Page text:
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Published:
2018-09-18 12:15:20 -0400
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We've written before in this space about Articles 11 and 13 -- fan-unfriendly legal proposals in the EU. On September 12, the European Parliament voted in favor of those proposals. Is it bad? Yes. Is it the end of the story? No. Is it going to change the AO3? Probably not. What can you do about it? Read on.

Articles 11 and 13 impose new requirements on sites that host user content, like the AO3, Tumblr, YouTube, and the like. In the United States, the Digital Millennium Copyright Act protects these sites from some kinds of copyright liability, so that the sites aren't responsible for infringing content posted by their users unless the sites know it's there and that it's infringing. That's why most sites have "notice and takedown" policies: if they're warned about infringing content, they have to take it down -- and they're allowed to take fair use into consideration when they decide whether or not to take a work down. Articles 11 and 13 put the burden of preventing infringement on sites, rather than users, and make some very incorrect assumptions about the ability of algorithms to identify what uses infringe and what uses are non-infringing fair uses.

Why are these Articles bad for fans? They make sites liable for infringing material that their users post. They also create new copyright-like rights for press publications, and they make sites liable for "snippets" of press publications that their users post. These rules expect that instead of waiting to be warned about infringing material, sites would have to put in filters that prevent the uploading of infringing material. There is no exception for user-generated content, and as we've seen in other settings, the sort of algorithms that upload filters would have to use are notoriously over-inclusive. That means that the filters would often not be able to tell the difference between transformative fanworks (which generally don't infringe, often because of fair use and related principles) and piracy (which does infringe).

The language that was passed on September 12 contains nonprofit exceptions, as well as exceptions for small businesses. Based on these exceptions, the AO3 would not have to engage in filtering -- so nothing is likely to change around here! -- but other sites that fans use, like Tumblr, YouTube, and Wattpad, will be affected. And despite the exceptions, nonprofit sites (like the AO3) and small businesses that use commercial cloud-based services like AWS (Amazon) or Google’s Cloud for storage could still face massive increases in the cost to stay online, get server space, etc. It's impossible to predict the impact on sites like Goodreads and Pinterest. YouTube has posted a statement on the problems posed by the law, and it looks like they're going to keep fighting against the worst possibilities for its implementation.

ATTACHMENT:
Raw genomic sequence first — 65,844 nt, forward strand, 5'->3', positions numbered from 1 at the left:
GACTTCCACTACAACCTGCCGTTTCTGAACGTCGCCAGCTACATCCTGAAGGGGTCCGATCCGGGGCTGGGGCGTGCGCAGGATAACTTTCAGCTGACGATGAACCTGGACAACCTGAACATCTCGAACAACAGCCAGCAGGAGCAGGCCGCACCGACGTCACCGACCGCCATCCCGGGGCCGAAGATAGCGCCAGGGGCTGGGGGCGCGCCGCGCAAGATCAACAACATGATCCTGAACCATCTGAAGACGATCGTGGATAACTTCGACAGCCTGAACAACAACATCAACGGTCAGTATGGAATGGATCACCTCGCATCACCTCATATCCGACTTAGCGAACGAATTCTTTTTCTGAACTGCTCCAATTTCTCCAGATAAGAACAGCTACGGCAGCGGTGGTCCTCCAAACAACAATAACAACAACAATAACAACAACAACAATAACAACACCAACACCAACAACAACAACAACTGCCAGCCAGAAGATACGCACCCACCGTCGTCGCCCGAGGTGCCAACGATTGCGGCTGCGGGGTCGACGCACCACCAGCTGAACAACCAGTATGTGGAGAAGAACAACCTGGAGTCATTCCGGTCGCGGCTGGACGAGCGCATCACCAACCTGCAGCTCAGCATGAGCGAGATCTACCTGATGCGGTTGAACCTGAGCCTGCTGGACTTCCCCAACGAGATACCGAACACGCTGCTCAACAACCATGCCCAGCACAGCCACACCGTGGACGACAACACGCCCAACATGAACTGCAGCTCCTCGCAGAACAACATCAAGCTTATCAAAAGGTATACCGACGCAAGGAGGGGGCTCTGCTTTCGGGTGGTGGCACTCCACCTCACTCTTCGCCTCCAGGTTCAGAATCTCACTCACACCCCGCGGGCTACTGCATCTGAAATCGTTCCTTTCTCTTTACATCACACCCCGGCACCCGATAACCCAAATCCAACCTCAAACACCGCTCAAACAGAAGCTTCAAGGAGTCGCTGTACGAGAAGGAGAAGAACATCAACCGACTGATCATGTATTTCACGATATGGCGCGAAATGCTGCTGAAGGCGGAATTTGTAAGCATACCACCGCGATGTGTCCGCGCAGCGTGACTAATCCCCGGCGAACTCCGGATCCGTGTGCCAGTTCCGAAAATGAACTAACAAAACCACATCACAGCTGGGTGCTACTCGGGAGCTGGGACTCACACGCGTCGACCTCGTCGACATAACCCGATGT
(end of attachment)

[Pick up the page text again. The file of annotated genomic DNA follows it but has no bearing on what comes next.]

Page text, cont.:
So this is bad news. But it's also not the end of the story!

The Articles are not law yet. There are still opportunities to fight them. They go up for a final vote in January, and there are opportunities for change between now and then. If the Articles do pass in January, the process of "national implementation" would then begin: each country in the EU would begin to make its own laws based on the Articles. Every country's laws might implement the Articles quite differently -- some good, some bad. There will be battles over specific wording in every country.

So if you’re a citizen or resident of an EU country, reach out to your MEPs. This chart shows how each party voted. The SaveYourInternet site has an interactive tool that shows how MEPs in each country voted, and how to contact yours. This page explains how to see how your particular MEPs voted. If they voted against Article 13, contact them to thank them for doing the right thing! If they voted for it, tell them why they made the wrong choice and should change their mind when the January vote happens. Explain to them how this law will impact you personally; tell your story. Get involved with a national organization that is fighting against this law, and one that’s ready to push back against it in the courts – especially where it can curtail free speech, which is a fundamental right held by all EU residents.

As our friends at FYeahCopyright put it: "Pushing against this Directive doesn’t mean you support piracy or counterfeiting of creative works like films, books or photographs. It means, though, that you want creativity, science, communications and education to thrive online, just as they have for almost thirty years."

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Published:
2018-09-08 10:42:22 -0400
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Back in July, fans and allies helped convince the European Parliament to schedule a vote rather than automatically approving some fan-unfriendly proposals. Now it is time to act! The European Parliament will be voting on these proposals in a few days. The short version of "what can I do" is: Contact your MEP now. For the longer version, and a discussion of why these proposals matter to fans, read on!